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tv   Ronan Farrow Daily  MSNBC  September 11, 2014 10:00am-11:01am PDT

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we should see a flurry of reporter questions about the speech that laid out his four-point plan to degrade and destroy isis. >> i know many americans are concerned about the threats. tonight i want you to know that the united states of america is meeting them with strength and resolve. our objective is clear. we will degrade and ultimately destroy isis through a comprehensive and sustained counter terrorism strategy. . >> a jims of the rough political road ahead. >> as much as i want the approach to work, the strategy he outlined will not get us there. >> a lot of the members don't feel like the campaign that was outlined last night will accomplish what the period said. >> they prepare to take this new
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threat on a difficult day in our nation's history, september 11th, 2001. the president paid tribute at the pentagon. >> for you, for your nation, these have been difficult years. by your presence here today and the service you have led, you embody the truth that no matter what comes our way, america will come out stronger. >> our city here paid tribute at ground zero. >> our beloved shawn, husband, son, father, brother, uncle, and friend. we adore you. we treasure you, you are unforgettable. our daughter, shawn, is a beautiful reminder of your face every day. god bless you. >> a reminder of how much is at stake here. joining me to look ahead at what
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comes next in the fight against isis. we have tom brocaw on set, one of the greats and someone i learned a great deal from watching my whole life. at the white house, we have chris jansing and from iraq, richard engle and bob casey and for an iraqi perspective, she is of shiite and sunni heritage. i want to start with chris jansing. reporter his a few hours to digest the president's address. what are the outstanding questions you expect to dominate this briefing? >> there a lot of them. obviously the support. is there congressional support? we asked for one thing the last couple of days. he wants the authorization to be able to arm and train syrian and iraqi rebels. there is question about whether and when that will happen. does he have the support he is looking for? they are pointing to progress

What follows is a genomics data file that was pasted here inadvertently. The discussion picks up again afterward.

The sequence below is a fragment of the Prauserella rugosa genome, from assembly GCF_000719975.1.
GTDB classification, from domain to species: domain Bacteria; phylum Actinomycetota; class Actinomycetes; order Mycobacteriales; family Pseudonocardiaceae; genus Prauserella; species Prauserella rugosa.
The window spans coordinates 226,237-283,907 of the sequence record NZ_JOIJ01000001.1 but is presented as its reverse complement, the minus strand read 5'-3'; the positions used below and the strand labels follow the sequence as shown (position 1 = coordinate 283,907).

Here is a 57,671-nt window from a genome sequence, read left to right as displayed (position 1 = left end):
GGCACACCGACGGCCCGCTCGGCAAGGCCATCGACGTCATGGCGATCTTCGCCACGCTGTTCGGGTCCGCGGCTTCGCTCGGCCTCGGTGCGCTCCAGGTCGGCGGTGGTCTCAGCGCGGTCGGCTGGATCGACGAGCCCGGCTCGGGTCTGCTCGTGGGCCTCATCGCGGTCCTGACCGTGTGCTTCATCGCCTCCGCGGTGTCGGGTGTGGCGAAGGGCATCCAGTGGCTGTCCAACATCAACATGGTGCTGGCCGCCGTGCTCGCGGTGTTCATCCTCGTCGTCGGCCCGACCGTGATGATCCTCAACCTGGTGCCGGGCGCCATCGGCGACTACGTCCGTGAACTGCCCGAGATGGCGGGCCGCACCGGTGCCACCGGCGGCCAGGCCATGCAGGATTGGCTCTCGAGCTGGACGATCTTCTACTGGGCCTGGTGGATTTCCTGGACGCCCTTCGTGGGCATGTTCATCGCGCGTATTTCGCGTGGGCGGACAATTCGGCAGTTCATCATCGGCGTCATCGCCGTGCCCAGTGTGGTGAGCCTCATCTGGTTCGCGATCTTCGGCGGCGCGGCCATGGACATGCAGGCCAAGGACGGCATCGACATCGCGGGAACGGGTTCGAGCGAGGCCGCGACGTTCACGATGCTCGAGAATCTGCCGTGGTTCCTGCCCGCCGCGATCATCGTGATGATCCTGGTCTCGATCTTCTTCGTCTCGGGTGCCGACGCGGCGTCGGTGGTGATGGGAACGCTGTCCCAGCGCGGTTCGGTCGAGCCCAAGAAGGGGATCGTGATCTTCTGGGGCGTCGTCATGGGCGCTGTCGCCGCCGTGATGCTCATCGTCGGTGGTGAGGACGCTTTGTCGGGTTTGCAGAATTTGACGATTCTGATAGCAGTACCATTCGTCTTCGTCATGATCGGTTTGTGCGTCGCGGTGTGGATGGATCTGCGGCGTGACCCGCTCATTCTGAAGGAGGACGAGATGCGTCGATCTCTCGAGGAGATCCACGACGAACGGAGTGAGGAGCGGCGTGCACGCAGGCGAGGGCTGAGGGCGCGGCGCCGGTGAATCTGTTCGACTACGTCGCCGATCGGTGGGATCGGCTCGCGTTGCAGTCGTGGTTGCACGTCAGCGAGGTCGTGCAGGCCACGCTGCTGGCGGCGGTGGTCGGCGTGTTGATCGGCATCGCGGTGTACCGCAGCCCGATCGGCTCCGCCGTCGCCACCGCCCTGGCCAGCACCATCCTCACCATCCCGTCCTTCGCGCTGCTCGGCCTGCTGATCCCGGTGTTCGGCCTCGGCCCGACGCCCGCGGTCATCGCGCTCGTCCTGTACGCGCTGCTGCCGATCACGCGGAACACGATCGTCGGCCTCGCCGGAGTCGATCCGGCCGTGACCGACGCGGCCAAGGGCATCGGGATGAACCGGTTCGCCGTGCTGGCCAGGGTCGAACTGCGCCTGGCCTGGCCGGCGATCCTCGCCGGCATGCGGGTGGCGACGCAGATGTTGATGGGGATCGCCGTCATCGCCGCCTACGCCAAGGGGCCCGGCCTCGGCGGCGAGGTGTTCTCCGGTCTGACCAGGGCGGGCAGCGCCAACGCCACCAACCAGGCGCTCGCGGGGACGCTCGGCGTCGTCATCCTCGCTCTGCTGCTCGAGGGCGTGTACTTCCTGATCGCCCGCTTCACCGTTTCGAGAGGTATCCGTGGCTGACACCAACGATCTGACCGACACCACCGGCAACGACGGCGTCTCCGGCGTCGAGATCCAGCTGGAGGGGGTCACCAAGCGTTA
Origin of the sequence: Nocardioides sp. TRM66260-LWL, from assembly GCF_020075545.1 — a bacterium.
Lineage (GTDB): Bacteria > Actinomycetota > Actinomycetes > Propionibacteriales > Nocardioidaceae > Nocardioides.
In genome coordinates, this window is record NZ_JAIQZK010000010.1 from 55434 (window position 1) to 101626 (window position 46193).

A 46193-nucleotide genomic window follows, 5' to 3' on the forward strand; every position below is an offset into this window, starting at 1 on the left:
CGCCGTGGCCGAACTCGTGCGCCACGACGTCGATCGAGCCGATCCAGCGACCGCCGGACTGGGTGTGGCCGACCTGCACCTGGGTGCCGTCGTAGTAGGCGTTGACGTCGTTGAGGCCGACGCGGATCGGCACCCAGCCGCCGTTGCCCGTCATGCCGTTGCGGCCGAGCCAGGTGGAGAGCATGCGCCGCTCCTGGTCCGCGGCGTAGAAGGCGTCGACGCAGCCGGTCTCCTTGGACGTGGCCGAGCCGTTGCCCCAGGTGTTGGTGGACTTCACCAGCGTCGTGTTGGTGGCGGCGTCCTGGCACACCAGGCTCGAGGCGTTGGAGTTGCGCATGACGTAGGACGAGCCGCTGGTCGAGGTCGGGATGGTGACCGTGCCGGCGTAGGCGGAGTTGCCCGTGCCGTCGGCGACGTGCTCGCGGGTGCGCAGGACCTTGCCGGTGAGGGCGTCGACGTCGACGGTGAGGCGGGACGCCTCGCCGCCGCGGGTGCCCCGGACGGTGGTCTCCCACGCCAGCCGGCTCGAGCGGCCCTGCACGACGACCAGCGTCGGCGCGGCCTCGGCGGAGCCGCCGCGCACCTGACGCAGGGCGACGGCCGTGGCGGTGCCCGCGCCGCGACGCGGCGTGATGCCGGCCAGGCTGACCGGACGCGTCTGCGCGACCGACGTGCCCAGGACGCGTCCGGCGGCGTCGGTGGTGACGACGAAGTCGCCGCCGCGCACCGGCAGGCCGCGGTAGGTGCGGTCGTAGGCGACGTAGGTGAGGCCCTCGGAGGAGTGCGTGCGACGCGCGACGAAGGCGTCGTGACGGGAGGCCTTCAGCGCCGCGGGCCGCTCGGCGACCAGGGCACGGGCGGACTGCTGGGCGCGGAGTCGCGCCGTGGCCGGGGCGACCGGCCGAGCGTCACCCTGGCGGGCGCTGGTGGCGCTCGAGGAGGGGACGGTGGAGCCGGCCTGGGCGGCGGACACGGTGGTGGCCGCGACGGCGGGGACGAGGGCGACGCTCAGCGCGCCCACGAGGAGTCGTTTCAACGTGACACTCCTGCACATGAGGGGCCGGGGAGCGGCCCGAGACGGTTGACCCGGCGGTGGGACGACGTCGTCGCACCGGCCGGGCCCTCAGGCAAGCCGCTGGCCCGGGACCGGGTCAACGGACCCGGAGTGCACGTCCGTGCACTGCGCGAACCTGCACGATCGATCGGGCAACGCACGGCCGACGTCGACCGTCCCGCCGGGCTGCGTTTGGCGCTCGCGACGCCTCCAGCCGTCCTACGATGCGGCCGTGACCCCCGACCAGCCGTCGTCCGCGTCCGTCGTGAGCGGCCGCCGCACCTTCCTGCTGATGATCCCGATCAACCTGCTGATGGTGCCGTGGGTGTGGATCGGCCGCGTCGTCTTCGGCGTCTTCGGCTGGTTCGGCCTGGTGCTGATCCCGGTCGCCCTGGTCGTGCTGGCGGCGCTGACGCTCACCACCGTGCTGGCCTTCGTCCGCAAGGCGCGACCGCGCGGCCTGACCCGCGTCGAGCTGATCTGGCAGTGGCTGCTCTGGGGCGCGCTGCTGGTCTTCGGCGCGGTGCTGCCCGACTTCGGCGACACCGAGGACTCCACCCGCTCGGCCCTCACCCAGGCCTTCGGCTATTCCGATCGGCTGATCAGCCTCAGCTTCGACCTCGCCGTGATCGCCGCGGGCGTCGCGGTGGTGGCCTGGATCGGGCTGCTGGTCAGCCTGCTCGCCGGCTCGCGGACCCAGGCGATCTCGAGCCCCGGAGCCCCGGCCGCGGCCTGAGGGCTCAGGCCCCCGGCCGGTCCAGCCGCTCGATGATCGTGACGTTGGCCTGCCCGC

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and secretary of state john kerry is abroad. will they provide the breath and the depth of the support that the united states needs and can this plan work. that's the biggest question. technically on the ground, militarily, is it enough for the united states to contribute air strikes and the question that a lot of people have is really one about a slippery slope. whether or not this is really just the start of something. where is this going? you heard them admit there risks involved. the american people believe things have to be done and the white house sees that as important to pushing congress. the american people wanting to know that something gets done. will that stay the same if we start to see u.s. casualties? the president said 475 more troops are going-over. that brings the number of u.s. military on the ground in an advisory disaster in iraq to 1600, but about 150 of these are
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in the forward most dangerous positions. a lot of questions asked at the believing. >> you raise an important point about this coalition. just how real that coalition is and what is expected. i want to bring in tom brocaw. you reported on a lot of presidents. did this president strike the right tone? >> i thought that the tone was right, but we have to remember that with that speech last night, he defined his presidency. if it succeeds he will be a different president remembered than if it fails. he has two more years and he said repeatedly this will take a long time. it will preoccupy him for the next two years. the most important job he has is to secure this country. therefore it goes right to the top of the list of the achievements or failures of the administration. for me, i have all the